Commonly Replaced Cadillac and Chevy Parts
How to Spot Signs of Wear and Tear
Below we have listed numerous auto parts that we most often replace at our dealership in Oshawa. Give us a call or email to get a parts quote. Need something repaired? Book your service appointment online here.
Air Conditioning Compressor: Compressors compress refrigerant or cooling fluid in your car, reducing the fluid’s boiling point to help make the cold air for your car’s AC. When to check: Check when your air doesn’t feel cold enough or if you hear clicking during A/C operation.
Air Conditioning Hose: Air conditioning hoses transfer refrigerant between your car’s evaporator and condenser, recycling it to create cold air. Sign of wear: When your AC stops working altogether, it’s likely due to a worn or broken hose.
Alternator/Generator: Alternators and generator systems charge your battery while your car is running or idling. When to check: Check when you lose battery power, your engine won’t turn over, or when electrical components like lights or radio seem weak.
Battery: Your car’s battery stores energy generated by your alternator, using that energy to help start the car and keep electronics running when the car is not. When to check: Check when your car’s electronics will not work, or if systems crank slowly when starting.
Catalytic Converter: Catalytic converters are a part of your car’s exhaust system that helps remove pollutants from your emissions. When to check: Worn or broken cat converters produce noisy, foul-smelling exhaust.
Clutch: In manual cars and trucks, the clutch engages and disengages components in the transmission to switch gears. When to check: Misuse or slippage can cause wear on your clutch, making switching gears impossible.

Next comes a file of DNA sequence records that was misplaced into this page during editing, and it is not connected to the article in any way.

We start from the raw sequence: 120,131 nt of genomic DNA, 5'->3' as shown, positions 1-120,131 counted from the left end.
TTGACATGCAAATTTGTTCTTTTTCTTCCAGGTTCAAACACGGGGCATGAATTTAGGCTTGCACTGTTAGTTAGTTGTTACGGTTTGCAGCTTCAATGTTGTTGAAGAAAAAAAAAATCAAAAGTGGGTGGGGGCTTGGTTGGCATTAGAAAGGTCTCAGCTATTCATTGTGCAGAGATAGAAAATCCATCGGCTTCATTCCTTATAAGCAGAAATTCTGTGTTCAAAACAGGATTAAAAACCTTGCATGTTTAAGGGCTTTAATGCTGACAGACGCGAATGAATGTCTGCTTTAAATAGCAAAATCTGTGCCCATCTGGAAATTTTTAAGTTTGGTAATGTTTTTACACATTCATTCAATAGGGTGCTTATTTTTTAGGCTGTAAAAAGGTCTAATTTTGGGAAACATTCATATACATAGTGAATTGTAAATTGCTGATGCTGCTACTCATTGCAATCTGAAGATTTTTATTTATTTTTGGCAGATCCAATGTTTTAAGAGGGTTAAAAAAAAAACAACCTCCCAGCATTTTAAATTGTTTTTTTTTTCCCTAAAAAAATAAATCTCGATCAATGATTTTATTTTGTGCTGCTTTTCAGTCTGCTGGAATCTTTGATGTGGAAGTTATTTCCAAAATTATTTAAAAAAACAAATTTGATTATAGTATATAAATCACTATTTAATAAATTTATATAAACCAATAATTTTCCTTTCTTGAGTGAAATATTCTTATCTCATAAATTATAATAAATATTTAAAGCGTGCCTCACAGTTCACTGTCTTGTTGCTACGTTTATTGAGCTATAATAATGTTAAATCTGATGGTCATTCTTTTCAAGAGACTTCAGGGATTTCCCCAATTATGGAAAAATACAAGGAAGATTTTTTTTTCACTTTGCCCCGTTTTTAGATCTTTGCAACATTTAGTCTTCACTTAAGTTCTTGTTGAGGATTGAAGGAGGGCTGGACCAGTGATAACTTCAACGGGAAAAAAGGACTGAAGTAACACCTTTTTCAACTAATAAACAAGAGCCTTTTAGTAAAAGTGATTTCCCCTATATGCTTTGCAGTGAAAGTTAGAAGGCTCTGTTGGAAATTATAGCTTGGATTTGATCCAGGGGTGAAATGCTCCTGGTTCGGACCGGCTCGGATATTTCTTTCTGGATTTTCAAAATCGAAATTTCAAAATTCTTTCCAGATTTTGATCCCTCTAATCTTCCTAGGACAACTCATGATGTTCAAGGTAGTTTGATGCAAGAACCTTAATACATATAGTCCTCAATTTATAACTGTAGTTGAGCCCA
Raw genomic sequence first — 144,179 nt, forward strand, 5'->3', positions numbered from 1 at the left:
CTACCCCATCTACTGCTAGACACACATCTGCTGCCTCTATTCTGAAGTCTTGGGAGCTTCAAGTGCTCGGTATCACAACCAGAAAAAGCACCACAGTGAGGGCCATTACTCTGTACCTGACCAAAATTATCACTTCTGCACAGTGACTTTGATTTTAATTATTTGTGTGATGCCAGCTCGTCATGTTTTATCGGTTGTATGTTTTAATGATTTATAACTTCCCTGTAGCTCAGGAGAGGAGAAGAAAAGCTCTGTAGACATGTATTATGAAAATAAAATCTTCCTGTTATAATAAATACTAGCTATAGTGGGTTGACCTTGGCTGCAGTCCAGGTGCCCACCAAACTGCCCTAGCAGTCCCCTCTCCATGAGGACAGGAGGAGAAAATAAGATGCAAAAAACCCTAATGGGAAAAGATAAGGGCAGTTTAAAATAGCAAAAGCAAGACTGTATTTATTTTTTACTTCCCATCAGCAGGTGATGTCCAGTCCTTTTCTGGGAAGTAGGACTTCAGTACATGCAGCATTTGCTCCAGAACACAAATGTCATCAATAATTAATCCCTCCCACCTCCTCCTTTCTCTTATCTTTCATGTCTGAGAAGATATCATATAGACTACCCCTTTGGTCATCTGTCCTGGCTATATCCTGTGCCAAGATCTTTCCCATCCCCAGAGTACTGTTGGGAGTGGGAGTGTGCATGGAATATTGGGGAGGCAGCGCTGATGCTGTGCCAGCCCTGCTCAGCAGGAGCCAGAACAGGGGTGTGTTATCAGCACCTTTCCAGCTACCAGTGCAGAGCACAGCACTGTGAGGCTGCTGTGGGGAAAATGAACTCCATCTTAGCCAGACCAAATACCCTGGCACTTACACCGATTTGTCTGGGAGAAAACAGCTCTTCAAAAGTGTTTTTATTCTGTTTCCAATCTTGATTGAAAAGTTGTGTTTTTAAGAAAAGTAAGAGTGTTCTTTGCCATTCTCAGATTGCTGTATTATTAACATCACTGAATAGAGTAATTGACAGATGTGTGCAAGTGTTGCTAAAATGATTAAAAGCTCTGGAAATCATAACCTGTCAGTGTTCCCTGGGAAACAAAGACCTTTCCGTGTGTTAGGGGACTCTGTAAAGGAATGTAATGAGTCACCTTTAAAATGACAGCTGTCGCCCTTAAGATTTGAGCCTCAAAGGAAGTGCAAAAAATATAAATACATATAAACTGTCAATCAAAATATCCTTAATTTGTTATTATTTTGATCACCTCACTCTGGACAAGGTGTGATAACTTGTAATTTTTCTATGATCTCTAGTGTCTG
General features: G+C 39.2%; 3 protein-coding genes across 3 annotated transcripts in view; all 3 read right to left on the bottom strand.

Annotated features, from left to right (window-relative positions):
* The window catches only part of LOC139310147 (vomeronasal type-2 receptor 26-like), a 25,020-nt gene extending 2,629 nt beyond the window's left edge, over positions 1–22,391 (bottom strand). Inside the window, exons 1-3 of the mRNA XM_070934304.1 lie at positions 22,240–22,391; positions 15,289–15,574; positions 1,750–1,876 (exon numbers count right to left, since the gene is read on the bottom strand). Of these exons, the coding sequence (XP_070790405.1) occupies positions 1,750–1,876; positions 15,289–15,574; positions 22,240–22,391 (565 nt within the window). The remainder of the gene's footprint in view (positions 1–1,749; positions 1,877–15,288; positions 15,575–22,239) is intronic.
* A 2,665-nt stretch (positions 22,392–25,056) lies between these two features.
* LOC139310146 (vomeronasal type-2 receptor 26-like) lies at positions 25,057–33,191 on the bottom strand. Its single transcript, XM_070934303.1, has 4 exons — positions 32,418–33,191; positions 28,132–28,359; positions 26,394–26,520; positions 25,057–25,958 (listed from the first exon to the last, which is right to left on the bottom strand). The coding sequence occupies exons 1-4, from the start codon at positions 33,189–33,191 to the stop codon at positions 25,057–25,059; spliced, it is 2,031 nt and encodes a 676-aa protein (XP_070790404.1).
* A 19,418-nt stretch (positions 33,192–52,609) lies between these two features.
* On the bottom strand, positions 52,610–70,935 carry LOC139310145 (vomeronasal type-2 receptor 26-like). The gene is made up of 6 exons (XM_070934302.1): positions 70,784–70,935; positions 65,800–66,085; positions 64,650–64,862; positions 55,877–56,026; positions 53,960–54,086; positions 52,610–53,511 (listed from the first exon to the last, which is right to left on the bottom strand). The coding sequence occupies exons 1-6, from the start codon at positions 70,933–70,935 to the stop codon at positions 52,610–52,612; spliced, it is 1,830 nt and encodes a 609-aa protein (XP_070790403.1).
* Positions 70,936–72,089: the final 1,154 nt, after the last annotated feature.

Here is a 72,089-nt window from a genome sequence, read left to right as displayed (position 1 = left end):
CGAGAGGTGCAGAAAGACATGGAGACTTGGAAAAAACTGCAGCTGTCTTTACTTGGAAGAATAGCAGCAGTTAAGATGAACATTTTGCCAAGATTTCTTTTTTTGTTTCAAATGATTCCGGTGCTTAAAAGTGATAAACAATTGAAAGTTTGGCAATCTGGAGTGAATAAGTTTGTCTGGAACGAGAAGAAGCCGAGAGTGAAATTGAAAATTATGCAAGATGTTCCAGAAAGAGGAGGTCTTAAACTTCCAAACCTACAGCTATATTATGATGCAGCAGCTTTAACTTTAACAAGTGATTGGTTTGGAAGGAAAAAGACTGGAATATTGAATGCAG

Control Arm: Control arms link your chassis and axles to keep wheels aligned. When to check: Worn or disconnected control arms cause steering to wobble or veer and your tires to wear unevenly.
Differential: Your rear axle delivers power to your car’s rear wheels. When to check: Often, vehicles that produce a rough humming or grinding noise at steady speeds may need to have their differentials checked.
Engine: Your GM engine is what powers your car. Internal combustion engines ignite air and fuel to drive mechanical components. Engines have many parts, each of which need to be monitored. When to check: Check your engine if your car burns through oil and fuel quickly or immediately if your engine begins to smoke.
Engine Air Filters: Not to be confused with cabin or oil filters, engine air filters prevent dangerous debris from penetrating your engine. When to check: Replace your engine air filters if your car won’t accelerate or you notice poor fuel economy.
Engine Cooling Fan: The engine cooling fan, located behind your radiator, draws cool outside air through the condenser and radiator at low-speed operation to cool the engine. When to check: Check when your engine overheats or you suffer from poor AC performance.
Fuel Injector: Your car’s fuel injector supplies the cylinders or intake manifold with the air/fuel mixture necessary for combustion. When to check: Your “Service Engine Soon” light typically illuminates if your fuel injector malfunctions or breaks, but a worn fuel injector also causes poor or slow engine performance.
Ignition Coil: Engine coils help create the spark inside your engine that causes combustion. When to check: Check when your engine misfires or won’t start. Ignition coils often crack visibly.